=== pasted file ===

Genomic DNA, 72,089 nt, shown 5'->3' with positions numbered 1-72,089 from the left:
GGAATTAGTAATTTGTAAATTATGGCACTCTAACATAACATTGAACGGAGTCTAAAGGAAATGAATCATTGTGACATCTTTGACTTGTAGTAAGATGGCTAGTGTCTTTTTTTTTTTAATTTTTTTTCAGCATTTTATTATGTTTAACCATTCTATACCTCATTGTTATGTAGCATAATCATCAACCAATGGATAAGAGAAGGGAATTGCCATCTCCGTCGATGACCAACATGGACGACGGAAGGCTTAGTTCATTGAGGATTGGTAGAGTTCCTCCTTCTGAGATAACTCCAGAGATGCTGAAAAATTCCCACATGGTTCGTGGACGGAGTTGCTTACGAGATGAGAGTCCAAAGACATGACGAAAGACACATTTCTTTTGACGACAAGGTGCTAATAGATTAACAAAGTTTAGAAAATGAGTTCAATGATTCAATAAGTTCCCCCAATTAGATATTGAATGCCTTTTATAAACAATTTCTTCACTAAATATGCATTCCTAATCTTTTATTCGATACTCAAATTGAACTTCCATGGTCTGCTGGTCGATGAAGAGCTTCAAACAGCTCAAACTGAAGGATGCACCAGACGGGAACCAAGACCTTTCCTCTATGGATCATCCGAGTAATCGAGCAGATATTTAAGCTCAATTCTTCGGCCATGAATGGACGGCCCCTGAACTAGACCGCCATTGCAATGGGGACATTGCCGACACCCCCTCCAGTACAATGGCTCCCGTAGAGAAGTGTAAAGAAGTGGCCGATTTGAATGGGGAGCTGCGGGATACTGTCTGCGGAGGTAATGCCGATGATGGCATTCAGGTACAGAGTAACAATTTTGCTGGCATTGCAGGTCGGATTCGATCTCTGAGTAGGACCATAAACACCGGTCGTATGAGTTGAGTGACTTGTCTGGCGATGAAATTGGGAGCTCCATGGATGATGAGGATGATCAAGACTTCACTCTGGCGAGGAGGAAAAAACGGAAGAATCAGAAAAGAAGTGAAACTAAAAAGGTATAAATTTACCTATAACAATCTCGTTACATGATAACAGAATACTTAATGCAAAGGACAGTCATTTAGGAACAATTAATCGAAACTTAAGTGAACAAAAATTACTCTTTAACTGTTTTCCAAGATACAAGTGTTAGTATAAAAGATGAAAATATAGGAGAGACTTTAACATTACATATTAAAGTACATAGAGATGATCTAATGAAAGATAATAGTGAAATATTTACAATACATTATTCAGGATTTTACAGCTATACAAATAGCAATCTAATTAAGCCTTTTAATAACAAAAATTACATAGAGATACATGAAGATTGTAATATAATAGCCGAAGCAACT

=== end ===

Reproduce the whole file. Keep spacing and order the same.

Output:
Genomic DNA, 72,089 nt, shown 5'->3' with positions numbered 1-72,089 from the left:
GGAATTAGTAATTTGTAAATTATGGCACTCTAACATAACATTGAACGGAGTCTAAAGGAAATGAATCATTGTGACATCTTTGACTTGTAGTAAGATGGCTAGTGTCTTTTTTTTTTTAATTTTTTTTCAGCATTTTATTATGTTTAACCATTCTATACCTCATTGTTATGTAGCATAATCATCAACCAATGGATAAGAGAAGGGAATTGCCATCTCCGTCGATGACCAACATGGACGACGGAAGGCTTAGTTCATTGAGGATTGGTAGAGTTCCTCCTTCTGAGATAACTCCAGAGATGCTGAAAAATTCCCACATGGTTCGTGGACGGAGTTGCTTACGAGATGAGAGTCCAAAGACATGACGAAAGACACATTTCTTTTGACGACAAGGTGCTAATAGATTAACAAAGTTTAGAAAATGAGTTCAATGATTCAATAAGTTCCCCCAATTAGATATTGAATGCCTTTTATAAACAATTTCTTCACTAAATATGCATTCCTAATCTTTTATTCGATACTCAAATTGAACTTCCATGGTCTGCTGGTCGATGAAGAGCTTCAAACAGCTCAAACTGAAGGATGCACCAGACGGGAACCAAGACCTTTCCTCTATGGATCATCCGAGTAATCGAGCAGATATTTAAGCTCAATTCTTCGGCCATGAATGGACGGCCCCTGAACTAGACCGCCATTGCAATGGGGACATTGCCGACACCCCCTCCAGTACAATGGCTCCCGTAGAGAAGTGTAAAGAAGTGGCCGATTTGAATGGGGAGCTGCGGGATACTGTCTGCGGAGGTAATGCCGATGATGGCATTCAGGTACAGAGTAACAATTTTGCTGGCATTGCAGGTCGGATTCGATCTCTGAGTAGGACCATAAACACCGGTCGTATGAGTTGAGTGACTTGTCTGGCGATGAAATTGGGAGCTCCATGGATGATGAGGATGATCAAGACTTCACTCTGGCGAGGAGGAAAAAACGGAAGAATCAGAAAAGAAGTGAAACTAAAAAGGTATAAATTTACCTATAACAATCTCGTTACATGATAACAGAATACTTAATGCAAAGGACAGTCATTTAGGAACAATTAATCGAAACTTAAGTGAACAAAAATTACTCTTTAACTGTTTTCCAAGATACAAGTGTTAGTATAAAAGATGAAAATATAGGAGAGACTTTAACATTACATATTAAAGTACATAGAGATGATCTAATGAAAGATAATAGTGAAATATTTACAATACATTATTCAGGATTTTACAGCTATACAAATAGCAATCTAATTAAGCCTTTTAATAACAAAAATTACATAGAGATACATGAAGATTGTAATATAATAGCCGAAGCAACT